eye-ctionaryaka: our dictionary of common vision conditions
You can see close objects clearly, but objects farther away appear blurred. It’s very common. In fact, almost 30% of the U.S. population is nearsighted.
The inability to focus on close objects due to the hardening of your eye's natural lens over time. It’s often referred to as “the aging eye condition”. Prescription reading glasses, bifocals, trifocals or contact lenses help you compensate.
Faraway objects are seen more clearly than objects that are near. A comprehensive eye exam* includes testing for farsightedness.
Vision appears blurry or stretched out because the cornea is irregularly curved. Nearly every one of us has astigmatism to some degree. It’s easily corrected by eyeglasses, contact lenses or surgery.
If your eye doesn’t produce tears properly, you can get dry eye, along with inflammation of your eye’s surface. A new study shows that caffeine can increase tear production and may someday be a treatment for dry eye syndrome.
*Study by the American Academy of Opthalmology, The EYE M.D. Association.
Those dark shadowy shapes that can look like spots, strands or squiggly lines. They can be annoying, but generally don't interfere with your sight.
computer vision syndrome
Fatigued, blurred, irritated eyes from extended computer use, which can also cause headaches and double vision. TIP: Look away from your screen every 20 minutes to give your eyes a break.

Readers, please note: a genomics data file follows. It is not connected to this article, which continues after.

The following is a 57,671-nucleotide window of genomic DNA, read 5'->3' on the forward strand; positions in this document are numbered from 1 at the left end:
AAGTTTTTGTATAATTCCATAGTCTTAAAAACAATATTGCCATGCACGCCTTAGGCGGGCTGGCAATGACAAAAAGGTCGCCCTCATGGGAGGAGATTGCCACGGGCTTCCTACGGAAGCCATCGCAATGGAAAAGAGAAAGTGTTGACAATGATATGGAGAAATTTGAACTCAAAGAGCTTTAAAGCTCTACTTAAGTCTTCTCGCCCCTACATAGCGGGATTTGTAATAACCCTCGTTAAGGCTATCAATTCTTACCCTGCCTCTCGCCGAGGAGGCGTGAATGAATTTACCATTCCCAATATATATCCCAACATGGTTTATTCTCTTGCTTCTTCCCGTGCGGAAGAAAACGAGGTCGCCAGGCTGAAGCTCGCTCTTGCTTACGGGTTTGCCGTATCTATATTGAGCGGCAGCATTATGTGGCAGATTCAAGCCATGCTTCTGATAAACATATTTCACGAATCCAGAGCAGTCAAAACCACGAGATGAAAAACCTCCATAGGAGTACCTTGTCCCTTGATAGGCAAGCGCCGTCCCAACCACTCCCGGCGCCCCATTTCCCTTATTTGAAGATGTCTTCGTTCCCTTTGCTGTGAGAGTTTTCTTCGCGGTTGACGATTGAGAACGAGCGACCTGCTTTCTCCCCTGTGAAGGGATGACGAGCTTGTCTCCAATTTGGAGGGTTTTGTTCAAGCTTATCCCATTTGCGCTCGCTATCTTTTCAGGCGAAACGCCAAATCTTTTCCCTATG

A clouding of your eye's natural lens that affects vision, often related to aging. Protecting your eyes from the sun and eating foods high in in antioxidants may help ward off cataract development.
A group of diseases that can damage the optic nerve and possibly result in loss of vision or blindness. With early diagnosis, it's possible to protect your eyes from the effects of these conditions.
An age-related disease that affects the part of your eye that sees fine details, making it hard to see straight ahead.
what is it?
Pupillary distance measures the space (in millimeters) between the pupils of your eyes.
where can I find it?
On previous eyewear receipts or your prescription. Or measure it yourself with our handy PD ruler.download PD ruler
I have two numbers for my PD...
Don't worry. Some doctors take your distance for each eye. Your just a simple equation away from your pupillary distance.
1.Add the two numbers
The first step is to add the numbers together. We recommend a calculator because no one's perfect.
2.Divide by 2
Once you have the two numbers added together just divide them by 2 and that is you're pupillary distance!
Double check your number and then enter it in the pupillary distance field.